The relationship between Frederica and Gustav IV Adolf was initially not good. Both being inexperienced, they reportedly had difficulty in connecting sexually, which frustrated the king and caused him to behave with impatient displeasure and suspicion toward her, which worsened the problems because of the shyness of the introvert Frederica. This attracted attention when the king had the queen's favorite maid of honor, Anna Charlotta von Friesendorff, exiled from court for impertinence, which also worsened the conflict. The problems were however solved through the mediation of duchess Charlotte, and for the rest of her marriage, she was almost constantly pregnant. This did not benefit the marriage from her point of view, as they were not sexually compatible: the king, who had a strong sexual nature but disliked extramarital sex, was sometimes delayed for hours after "having entered the queen's bed chamber" in the morning, so much that the members of the royal council saw themselves obliged to interrupt and ask the king to "spare the queen's health", while Frederica complained in letters to her mother how it tired and exhausted her without giving fulfillment. Frederica was shocked and intrigued by the sexually liberal Swedish court, and wrote to her mother that she was likely the only woman there who did not have at least three or four lovers, and that the royal duchess Charlotte were said to have both male and female lovers.
The relationship between the king and the queen improved after the birth of their first child in 1799, after which they lived an intimate and harmonious family life, in which they grew close through their mutual interest in their children. The king was reportedly protective toward her and guarded her sexual innocence. In 1800, he had all her young maids of honor relieved from their positions because of their frivolous behavior and replaced by older married ladies-in-waiting, such as Hedvig Amalia Charlotta Klinckowström and Charlotta Aurora De Geer, and six years later, when a frivolous play was performed by a French theater company at the Royal Swedish Opera in the presence of the queen, the king had the French theater company exiled and the Opera closed down.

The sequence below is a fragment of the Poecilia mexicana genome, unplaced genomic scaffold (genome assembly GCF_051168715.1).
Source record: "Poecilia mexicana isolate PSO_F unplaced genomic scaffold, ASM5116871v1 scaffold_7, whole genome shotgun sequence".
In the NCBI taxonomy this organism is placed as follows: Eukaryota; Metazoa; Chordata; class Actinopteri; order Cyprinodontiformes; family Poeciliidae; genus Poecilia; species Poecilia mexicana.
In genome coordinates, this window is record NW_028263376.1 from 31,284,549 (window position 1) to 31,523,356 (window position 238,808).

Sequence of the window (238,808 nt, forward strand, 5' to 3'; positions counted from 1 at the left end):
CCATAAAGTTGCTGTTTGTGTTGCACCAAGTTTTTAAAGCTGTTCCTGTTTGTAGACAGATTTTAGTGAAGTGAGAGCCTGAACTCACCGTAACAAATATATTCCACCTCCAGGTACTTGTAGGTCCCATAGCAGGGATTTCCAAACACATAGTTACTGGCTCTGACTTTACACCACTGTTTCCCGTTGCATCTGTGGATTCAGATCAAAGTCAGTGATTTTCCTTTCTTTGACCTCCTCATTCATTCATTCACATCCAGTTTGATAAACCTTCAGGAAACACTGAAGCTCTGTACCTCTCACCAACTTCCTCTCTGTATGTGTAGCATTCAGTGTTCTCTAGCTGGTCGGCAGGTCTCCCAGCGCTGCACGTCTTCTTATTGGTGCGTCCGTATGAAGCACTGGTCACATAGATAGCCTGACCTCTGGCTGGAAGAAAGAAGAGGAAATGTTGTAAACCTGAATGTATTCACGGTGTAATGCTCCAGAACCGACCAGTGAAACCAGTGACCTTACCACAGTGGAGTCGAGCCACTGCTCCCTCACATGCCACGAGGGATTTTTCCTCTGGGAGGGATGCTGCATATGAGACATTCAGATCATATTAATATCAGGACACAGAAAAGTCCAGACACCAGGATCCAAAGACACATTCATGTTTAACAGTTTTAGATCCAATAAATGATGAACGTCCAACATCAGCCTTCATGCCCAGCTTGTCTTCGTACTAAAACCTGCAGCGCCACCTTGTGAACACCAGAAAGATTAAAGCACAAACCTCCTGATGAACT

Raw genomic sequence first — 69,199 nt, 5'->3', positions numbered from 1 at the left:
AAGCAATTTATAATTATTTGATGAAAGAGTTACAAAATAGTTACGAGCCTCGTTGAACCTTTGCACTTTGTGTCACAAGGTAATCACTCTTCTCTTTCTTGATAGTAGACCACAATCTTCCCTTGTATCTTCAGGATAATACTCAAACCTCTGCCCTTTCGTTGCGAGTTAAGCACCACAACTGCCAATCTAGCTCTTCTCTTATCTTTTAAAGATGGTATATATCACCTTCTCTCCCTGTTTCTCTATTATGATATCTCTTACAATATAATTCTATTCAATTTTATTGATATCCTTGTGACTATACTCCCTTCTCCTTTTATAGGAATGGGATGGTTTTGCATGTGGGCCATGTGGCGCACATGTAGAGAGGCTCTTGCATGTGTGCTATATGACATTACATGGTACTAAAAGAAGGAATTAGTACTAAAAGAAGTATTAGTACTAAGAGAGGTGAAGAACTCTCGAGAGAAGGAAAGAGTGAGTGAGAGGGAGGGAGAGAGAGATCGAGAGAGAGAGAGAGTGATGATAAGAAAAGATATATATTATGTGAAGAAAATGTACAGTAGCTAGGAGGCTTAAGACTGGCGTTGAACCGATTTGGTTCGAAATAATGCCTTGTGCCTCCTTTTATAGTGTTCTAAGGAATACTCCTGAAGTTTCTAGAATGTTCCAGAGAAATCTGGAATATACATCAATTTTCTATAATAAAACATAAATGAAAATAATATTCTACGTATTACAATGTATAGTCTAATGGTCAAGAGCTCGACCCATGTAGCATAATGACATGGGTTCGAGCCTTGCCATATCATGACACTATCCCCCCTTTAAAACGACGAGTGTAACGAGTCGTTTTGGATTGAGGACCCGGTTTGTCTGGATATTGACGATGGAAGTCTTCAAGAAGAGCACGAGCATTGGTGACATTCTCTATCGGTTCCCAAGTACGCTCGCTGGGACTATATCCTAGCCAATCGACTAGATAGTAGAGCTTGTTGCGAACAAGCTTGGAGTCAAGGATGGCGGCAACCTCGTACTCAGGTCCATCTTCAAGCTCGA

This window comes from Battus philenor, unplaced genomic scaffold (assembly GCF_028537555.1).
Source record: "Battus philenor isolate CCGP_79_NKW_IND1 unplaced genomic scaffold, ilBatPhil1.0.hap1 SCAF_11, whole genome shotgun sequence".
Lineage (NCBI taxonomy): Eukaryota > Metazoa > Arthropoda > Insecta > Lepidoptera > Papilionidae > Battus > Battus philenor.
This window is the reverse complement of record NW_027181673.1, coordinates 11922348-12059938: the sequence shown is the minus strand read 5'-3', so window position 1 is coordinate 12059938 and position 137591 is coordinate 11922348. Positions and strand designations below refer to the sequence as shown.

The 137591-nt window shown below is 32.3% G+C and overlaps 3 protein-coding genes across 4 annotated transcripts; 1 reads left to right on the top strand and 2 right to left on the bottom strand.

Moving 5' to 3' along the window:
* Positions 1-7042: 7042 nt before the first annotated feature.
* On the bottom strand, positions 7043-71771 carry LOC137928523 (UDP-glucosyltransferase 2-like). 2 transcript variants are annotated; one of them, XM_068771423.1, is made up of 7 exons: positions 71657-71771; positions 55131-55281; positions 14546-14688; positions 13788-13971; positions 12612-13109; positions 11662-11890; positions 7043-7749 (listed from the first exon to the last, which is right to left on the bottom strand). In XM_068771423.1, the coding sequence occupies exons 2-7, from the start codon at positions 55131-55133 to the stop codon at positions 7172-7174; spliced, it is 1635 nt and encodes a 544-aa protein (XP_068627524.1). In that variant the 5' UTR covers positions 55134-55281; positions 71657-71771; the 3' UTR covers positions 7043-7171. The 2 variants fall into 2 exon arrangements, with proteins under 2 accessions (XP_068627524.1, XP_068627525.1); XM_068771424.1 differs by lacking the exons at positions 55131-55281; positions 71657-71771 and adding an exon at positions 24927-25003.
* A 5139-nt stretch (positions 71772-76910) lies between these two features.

Queen Frederica was crowned with her spouse in Norrköping 3 April 1800. The royal couple did not participate much in representation and preferred an intimate family life in the small Haga Palace, where they isolated themselves from court life with but a small entourage. Frederica amused the king by her skillful clavichord playing, was reportedly joyful in the company of her small circle of friends, especially in the absence of the monarch, and devoted herself to the upbringing of her children. She kept in close correspondence with her family, and in 1801 welcomed her parents, who visited Sweden after having been in Russia to see her sister. During this visit she was reportedly reproached by her mother for her stiff and distant behavior in public and not being able to make herself popular. The visit ended unhappy as her father died due to an accident during the visit. In 1802, she accompanied her spouse to the province of Finland, during which a meeting was arranged between her (without the king) and her sisters, the Russian empress Elizabeth and Amalie, in Abborrfors on the border. Gustav IV Adolf promised to visit her family in Baden, and in the summer of 1803, they traveled to Karlsruhe. They did not return until February 1805, which created dislike in Sweden, and Frederica was somewhat blamed for the long absence of the monarch.